Have you ever gone to the kitchen sink, filled a glass of cool water, and taken a long gulp only to spit it out? Foul tasting water isn’t just gross; it can be bad for your health.
Water filtration offers a convenient, affordable way to improve your tap water, and there are many water filter cartridge types to meet the needs of any household.
There are six main whole house water filter cartridge types, depending on your household’s needs. Understanding the differences can help you choose the best filter or combination of filters for your family.
Water Filter Cartridge Types
Here are the different types of water filter cartridges:
- Activated carbon cartridge
- Sediment filter cartridge
- Ceramic filter cartridge
- Reverse osmosis membrane cartridge
- Alkaline ionizer cartridge
- UV Filter cartridge
Activated Carbon Filter Cartridge
Activated carbon filters rely on the charcoal to pull pollutants from the water. These water filters are inexpensive but effective at removing harmful toxins, like chlorine, copper, and lead. However, they don’t remove solid particles, like salts and sediment.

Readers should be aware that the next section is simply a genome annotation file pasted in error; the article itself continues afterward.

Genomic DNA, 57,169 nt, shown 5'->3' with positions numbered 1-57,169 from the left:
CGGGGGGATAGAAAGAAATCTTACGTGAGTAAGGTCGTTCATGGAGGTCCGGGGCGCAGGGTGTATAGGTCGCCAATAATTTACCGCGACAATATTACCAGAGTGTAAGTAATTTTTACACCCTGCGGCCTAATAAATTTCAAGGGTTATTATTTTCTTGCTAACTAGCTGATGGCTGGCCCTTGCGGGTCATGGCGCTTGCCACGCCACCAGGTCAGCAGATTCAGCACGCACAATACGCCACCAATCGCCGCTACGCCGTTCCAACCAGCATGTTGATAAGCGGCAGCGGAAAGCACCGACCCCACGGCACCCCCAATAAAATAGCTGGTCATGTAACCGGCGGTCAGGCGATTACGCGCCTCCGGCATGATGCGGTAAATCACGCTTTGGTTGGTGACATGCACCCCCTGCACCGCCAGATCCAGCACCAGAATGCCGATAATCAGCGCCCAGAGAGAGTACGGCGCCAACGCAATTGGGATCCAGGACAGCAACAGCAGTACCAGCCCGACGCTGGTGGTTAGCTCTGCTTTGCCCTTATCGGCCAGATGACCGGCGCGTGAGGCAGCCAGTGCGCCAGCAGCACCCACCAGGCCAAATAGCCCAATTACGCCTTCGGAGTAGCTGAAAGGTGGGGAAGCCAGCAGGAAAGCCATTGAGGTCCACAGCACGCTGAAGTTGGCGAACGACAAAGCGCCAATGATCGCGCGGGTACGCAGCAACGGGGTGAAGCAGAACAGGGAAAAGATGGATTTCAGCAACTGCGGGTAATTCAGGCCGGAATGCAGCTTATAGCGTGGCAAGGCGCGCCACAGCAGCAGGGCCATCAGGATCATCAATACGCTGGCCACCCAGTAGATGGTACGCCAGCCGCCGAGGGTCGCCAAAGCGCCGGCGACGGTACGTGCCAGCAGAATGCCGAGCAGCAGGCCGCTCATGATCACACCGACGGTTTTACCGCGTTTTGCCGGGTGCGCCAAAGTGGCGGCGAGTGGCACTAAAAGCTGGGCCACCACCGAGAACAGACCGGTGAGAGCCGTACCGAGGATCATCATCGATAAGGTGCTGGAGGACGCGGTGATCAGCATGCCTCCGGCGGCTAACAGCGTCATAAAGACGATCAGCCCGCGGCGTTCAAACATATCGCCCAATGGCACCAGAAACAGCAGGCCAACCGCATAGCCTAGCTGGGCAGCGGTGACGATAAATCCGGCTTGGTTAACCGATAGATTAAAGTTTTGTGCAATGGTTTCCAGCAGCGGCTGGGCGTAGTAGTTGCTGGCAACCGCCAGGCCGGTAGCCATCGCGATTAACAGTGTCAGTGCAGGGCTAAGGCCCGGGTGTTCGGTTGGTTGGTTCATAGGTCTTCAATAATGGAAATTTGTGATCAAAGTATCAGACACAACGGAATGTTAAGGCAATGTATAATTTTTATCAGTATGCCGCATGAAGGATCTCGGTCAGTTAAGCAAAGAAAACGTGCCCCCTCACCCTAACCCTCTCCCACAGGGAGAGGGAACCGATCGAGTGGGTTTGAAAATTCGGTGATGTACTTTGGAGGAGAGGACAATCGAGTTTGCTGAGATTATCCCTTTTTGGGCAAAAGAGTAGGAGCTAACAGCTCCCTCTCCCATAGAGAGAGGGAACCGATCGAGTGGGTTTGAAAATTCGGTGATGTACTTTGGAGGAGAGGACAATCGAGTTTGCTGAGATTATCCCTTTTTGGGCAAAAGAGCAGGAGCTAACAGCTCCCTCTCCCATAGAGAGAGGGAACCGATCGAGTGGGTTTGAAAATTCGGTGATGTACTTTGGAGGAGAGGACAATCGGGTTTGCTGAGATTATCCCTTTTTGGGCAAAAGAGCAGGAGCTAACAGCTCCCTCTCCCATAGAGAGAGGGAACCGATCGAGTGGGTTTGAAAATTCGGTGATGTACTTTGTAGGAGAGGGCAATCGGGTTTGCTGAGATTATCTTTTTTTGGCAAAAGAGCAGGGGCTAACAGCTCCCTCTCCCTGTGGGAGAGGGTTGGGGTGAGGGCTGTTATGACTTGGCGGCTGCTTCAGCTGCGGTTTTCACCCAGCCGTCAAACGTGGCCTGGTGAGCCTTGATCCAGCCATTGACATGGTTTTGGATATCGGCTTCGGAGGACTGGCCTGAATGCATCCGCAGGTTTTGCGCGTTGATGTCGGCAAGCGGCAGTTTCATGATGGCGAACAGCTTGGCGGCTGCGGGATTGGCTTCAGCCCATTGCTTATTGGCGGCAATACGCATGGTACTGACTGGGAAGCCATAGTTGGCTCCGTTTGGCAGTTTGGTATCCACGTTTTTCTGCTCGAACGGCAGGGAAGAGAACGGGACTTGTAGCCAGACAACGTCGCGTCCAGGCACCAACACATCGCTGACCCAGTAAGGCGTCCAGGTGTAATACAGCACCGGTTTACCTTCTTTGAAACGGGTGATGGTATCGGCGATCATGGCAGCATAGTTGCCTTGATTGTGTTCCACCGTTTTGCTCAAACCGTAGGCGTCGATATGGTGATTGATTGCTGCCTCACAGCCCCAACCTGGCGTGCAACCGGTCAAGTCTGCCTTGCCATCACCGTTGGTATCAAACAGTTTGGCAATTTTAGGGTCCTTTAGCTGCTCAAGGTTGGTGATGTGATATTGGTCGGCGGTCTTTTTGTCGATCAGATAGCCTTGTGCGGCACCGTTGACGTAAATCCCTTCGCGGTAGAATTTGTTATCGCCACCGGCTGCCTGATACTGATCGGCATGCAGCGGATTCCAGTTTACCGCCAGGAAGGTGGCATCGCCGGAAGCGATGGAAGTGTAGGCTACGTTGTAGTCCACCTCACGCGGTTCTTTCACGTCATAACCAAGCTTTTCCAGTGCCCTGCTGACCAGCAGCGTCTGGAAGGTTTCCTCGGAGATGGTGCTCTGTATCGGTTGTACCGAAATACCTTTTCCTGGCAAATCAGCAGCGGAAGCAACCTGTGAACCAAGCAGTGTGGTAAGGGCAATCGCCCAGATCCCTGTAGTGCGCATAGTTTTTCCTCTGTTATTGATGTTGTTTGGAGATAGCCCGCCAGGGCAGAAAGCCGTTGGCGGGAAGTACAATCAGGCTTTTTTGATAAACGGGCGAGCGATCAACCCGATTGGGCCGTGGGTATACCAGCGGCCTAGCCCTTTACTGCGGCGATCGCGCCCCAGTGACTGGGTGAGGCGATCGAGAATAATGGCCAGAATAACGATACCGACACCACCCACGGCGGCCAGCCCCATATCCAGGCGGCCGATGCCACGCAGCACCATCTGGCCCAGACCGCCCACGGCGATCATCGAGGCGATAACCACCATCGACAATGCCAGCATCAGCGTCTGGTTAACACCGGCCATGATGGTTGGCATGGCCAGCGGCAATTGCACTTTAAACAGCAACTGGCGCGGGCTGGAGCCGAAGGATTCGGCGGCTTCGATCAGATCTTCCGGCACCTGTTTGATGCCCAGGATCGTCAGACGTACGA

There are several reasons activated carbon filters top the list of whole house water filter cartridge types. They are the best option for removing chlorine, bad tastes, and odors from tap water, but that’s not all.
- Activated carbon filters don’t affect the natural content of those minerals human bodies need from the water.
- Manufacturers tend to use organic materials for activated carbon filters.
- They are cheap, plus they don’t use electricity.
- Activated carbon filter cartridges are easy to replace.